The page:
Dat Dere (Bobby Timmons)

In Dat Dere on December 22, 2013 at 10:57 pm

Dat Dere” is a jazz song with music by Bobby Timmons and lyrics by Oscar Brown, Jr.

The song was first recorded by Bobby Timmons in his debut album This Here is Bobby Timmons (January 1960) and shortly after by Art Blakey and The Jazz Messengers on the album The Big Beat (March 1960) with Timmons as the band’s pianist.15-elephant

Oscar Brown Jr. penned the lyrics later for the song’s release on his 1961 début album Sin & Soul…and Then Some, as he did with two other recent jazz instrumentals, Mongo Santamaría’s “Afro Blue,” and Nat Adderley’s “Work Song”. Brown’s lyrics describe a child’s curiosity and excitement on a visit to the zoo with his father, and the parent’s reflections on the child’s growing up.

Musical structure

It features a joint trumpet and tenor saxophone solo from measures 9 through 23. Then the saxophone takes its own solo from measures 34 through 59, sporting a D minor- B minor7 (b5)- E minor7 (b5) chord progression. At measure 59 the whole band joins in for a loud and proud “shout chorus.” It takes the coda back to 18, and once measure 30 is finished, it is open to the whole band to solo individually.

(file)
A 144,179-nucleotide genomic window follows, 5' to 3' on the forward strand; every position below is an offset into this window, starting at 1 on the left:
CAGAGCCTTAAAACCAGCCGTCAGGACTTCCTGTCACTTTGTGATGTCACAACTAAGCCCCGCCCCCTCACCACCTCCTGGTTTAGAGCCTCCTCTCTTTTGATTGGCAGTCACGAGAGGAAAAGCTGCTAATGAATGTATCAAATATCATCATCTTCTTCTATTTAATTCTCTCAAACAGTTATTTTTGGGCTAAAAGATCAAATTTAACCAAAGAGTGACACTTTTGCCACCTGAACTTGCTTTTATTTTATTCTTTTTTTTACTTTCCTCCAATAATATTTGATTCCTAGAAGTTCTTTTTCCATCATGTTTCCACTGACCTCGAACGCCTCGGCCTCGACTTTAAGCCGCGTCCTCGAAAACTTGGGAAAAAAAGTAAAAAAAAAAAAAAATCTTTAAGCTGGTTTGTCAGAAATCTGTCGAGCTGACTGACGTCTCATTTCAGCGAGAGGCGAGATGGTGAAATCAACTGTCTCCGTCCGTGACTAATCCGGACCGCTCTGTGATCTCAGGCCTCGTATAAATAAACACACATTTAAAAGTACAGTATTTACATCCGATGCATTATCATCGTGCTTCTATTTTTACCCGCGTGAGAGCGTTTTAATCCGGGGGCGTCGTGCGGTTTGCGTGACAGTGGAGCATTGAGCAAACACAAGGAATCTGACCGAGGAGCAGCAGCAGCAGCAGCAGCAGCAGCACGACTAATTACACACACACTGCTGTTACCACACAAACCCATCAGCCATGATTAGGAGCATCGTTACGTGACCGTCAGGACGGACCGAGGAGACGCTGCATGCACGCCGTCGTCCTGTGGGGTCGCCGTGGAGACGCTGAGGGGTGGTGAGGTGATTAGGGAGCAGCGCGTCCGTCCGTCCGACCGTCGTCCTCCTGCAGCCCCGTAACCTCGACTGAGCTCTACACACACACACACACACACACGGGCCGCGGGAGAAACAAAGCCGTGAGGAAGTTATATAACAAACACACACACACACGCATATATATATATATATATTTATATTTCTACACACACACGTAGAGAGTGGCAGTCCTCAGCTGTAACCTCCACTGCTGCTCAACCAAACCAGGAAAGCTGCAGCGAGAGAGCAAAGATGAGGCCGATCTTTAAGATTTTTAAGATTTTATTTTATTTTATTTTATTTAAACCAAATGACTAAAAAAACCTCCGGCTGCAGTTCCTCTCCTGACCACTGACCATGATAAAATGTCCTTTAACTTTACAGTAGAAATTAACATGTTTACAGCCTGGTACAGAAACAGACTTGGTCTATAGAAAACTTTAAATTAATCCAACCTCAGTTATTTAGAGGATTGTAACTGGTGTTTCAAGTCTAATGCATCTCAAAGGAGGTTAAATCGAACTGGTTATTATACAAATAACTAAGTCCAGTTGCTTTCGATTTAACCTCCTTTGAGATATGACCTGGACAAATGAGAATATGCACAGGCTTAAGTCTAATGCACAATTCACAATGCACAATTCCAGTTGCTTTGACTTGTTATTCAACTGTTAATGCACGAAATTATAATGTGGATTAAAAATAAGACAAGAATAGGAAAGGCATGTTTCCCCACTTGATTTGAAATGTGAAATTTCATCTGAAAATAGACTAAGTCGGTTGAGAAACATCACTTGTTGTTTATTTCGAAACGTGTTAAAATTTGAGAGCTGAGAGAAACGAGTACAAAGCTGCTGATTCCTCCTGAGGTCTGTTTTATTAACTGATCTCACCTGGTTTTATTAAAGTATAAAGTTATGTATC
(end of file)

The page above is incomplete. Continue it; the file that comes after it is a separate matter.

Other versions

  • Sheila Jordan recorded this song on her debut album for Blue Note Records, “Portrait of Sheila” in 1961.
  • Cannonball Adderley recorded/performed a version of this song when Bobby Timmons was a member of the quintet, and so did Art Blakey.
  • Rickie Lee Jones recorded the song for her 1991 Pop Pop album.
  • Mel Tormé performed his version of this song on Ralph J. Gleason’s exemplary Jazz Casual series. Taped on May 2, 1964, it features Mel with Gary Long on piano, Perry Lind on bass, and Benny Barth on drums.

From Wikipedia, the free encyclopedia

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